The opening credits do not appear until fifteen minutes into the film. See more »

Connections

Spoofed in OMG... It's the Leaving Las Vegas XXX Parody (2013) See more »

Soundtracks

Lonely Teardrops
Written by Berry Gordy, Gwen Gordy and Billy Davis Jr. (as Billy Davis)
Performed by Michael McDonald
Courtesy of Giant Records
By Arrangement with Warner Special Products
See more »

Frequently Asked Questions

See more (Spoiler Alert!) »

User Reviews

Viva Greek Tragedies
5 January 2004 | by (Valencia, California) – See all my reviews

Not unlike John Huston's Under The Volcano, Leaving Las Vegas borrows from Greek mythology, obliquely mirroring the tragedy and pathos of Orpheus' failed attempt to rescue his dead wife, Eurydice, from Hades. Mike Figgis obliges us with a helpful hint in the scene where Nicolas Cage gives Elizabeth Shue a present of earrings: Greek cameos.

As in the ancient tale, love challenges the inevitability of death, although, in the case of LLV, roles are upended and sometimes blurred, and Orphean references are either thinly disguised, or non-specific to the point of being thoroughly sublimated. Academic, to be sure, but completely acceptable as long as LLV can sustain itself and remain engaging. And it surely does, thanks to Figgis' intelligent script and direction, Cage's role as a down-and-out writer and his protracted self-destruction, and Shue's portrayal of a lonely hooker, lifting that old bromide beyond what could have been routine, to a level not seen since Jane Fonda's character in Klute. Excellent performances all around.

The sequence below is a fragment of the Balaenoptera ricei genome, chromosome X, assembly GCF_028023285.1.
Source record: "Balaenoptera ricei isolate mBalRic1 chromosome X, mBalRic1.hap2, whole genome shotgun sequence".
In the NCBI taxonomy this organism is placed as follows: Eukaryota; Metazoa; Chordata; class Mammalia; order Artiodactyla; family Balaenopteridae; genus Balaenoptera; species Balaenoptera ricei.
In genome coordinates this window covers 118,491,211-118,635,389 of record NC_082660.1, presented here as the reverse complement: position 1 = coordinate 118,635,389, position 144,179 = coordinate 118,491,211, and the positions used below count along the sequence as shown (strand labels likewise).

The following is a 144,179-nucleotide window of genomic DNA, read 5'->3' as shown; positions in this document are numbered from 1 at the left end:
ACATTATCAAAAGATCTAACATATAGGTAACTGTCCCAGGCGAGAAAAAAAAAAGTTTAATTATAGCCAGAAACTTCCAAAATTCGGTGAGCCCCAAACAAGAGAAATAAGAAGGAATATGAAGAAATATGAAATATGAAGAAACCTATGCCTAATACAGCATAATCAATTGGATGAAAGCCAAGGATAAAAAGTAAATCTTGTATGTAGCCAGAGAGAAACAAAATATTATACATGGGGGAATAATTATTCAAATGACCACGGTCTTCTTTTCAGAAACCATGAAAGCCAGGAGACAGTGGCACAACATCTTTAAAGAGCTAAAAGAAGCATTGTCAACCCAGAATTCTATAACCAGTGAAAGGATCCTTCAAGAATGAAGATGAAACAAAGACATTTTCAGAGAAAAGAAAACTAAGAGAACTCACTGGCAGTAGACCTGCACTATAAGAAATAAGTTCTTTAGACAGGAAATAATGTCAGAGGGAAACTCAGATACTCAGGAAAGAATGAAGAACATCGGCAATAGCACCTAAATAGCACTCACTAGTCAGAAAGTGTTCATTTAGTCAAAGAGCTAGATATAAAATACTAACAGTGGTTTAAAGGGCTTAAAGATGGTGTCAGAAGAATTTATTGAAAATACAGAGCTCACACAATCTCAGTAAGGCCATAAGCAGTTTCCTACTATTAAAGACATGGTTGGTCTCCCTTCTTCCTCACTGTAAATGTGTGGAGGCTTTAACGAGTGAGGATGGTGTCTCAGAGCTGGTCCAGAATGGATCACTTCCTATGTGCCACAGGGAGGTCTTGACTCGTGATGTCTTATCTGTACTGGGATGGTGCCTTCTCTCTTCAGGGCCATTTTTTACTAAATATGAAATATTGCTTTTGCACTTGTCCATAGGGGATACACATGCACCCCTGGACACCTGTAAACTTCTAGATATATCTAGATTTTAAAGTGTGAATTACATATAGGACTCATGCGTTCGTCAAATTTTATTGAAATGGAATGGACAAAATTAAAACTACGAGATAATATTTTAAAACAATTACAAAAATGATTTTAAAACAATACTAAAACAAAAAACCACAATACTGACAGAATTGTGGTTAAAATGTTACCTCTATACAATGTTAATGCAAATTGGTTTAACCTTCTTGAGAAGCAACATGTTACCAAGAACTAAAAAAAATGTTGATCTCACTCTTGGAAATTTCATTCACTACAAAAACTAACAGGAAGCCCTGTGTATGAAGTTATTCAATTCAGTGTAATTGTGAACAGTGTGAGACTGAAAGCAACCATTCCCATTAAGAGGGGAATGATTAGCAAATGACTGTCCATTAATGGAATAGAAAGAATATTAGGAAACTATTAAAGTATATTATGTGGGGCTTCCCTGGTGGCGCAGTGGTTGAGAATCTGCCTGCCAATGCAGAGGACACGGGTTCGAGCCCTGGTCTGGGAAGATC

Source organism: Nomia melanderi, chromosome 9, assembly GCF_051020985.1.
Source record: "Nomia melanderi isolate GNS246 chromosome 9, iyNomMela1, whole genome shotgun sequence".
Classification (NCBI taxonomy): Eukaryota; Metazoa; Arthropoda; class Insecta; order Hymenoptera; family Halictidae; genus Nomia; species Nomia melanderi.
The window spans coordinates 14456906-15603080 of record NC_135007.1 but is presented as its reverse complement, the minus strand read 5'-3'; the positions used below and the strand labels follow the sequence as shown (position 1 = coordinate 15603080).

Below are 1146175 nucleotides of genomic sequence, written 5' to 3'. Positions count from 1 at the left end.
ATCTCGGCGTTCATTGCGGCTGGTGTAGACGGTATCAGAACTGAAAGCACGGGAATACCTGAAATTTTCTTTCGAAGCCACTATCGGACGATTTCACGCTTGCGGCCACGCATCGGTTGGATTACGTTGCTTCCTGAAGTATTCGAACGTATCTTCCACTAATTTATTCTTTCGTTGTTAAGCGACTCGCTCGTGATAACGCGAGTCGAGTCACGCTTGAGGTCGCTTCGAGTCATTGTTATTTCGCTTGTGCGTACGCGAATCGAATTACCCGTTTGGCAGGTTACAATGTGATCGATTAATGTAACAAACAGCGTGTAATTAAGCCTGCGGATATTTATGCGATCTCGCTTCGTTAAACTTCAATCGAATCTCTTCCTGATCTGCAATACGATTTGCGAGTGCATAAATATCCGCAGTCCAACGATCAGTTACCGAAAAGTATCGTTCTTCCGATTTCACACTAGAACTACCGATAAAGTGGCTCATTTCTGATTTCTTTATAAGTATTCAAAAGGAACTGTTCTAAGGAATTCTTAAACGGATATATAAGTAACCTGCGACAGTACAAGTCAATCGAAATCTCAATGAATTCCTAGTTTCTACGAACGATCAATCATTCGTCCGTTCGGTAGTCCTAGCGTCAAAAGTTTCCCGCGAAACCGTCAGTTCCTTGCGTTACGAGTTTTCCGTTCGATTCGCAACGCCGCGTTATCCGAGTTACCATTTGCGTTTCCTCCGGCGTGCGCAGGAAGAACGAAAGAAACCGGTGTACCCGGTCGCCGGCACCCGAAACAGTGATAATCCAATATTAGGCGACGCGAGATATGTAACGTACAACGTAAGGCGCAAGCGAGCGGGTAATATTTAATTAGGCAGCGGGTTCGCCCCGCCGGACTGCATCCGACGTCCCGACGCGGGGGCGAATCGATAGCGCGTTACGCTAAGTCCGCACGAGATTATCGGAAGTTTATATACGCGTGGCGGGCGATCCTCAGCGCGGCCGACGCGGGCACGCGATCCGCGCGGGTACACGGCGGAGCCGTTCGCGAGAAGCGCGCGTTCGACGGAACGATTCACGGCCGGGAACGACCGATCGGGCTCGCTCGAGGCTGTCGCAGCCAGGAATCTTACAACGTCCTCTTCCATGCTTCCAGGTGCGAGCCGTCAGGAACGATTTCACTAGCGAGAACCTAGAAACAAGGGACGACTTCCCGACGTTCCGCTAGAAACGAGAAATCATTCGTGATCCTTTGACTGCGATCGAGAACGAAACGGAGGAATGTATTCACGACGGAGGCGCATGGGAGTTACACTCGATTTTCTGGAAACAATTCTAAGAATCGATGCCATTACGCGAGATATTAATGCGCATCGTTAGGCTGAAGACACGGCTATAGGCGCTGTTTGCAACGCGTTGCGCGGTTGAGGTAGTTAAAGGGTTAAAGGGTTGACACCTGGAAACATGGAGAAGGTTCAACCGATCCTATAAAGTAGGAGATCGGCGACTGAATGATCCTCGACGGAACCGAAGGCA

With all that said, this film is not for everyone (in particular those who only respond to gratuitous sex, car chases, and mindless pyrotechnics). The lurid depictions of despair, self-loathing, and violence could put off even the most hardened social worker. In my mind's eye, I could see psychiatrists amongst the theater audiences, furiously jotting down their observations. Understandable; the two principal characters are, in the common parlance, screwed up. One cannot cope with failure, so decides to opt out, while the other does cope, but only barely, existing along the ragged edges of what passes for society in Nevada Hell. These details, though, tend to outline and, indeed, strengthen the true heart of this film: Sacrifice and Unconditional Love.

If this film is not for everyone, then who is it for? Those with real life experience and the maturity gained thereby. Those with strong emotional constitutions. Anyone appreciative of impassioned performances. Freudians. Alcoholics, recovering and otherwise. Pimps. Priests. Classicists. Petty whiners in need of perspective. And, more than anyone else, couples who plan on breaking up. In sickness and in health, 'til death do us part. 9.5 out of 10.


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i LOVE this film but HATED the soundtrack midnight_cinephile
Yuri yelling at Sera: Translation? Fist_Rothbone
After the rape scene... lisacamillek
Top 10 Movies of Your Loneliness Moments ColdenScence
Why did they choose Elizabeth Shue for this part? Winter23
Cage went on a real drinking binge while filming mr_polite_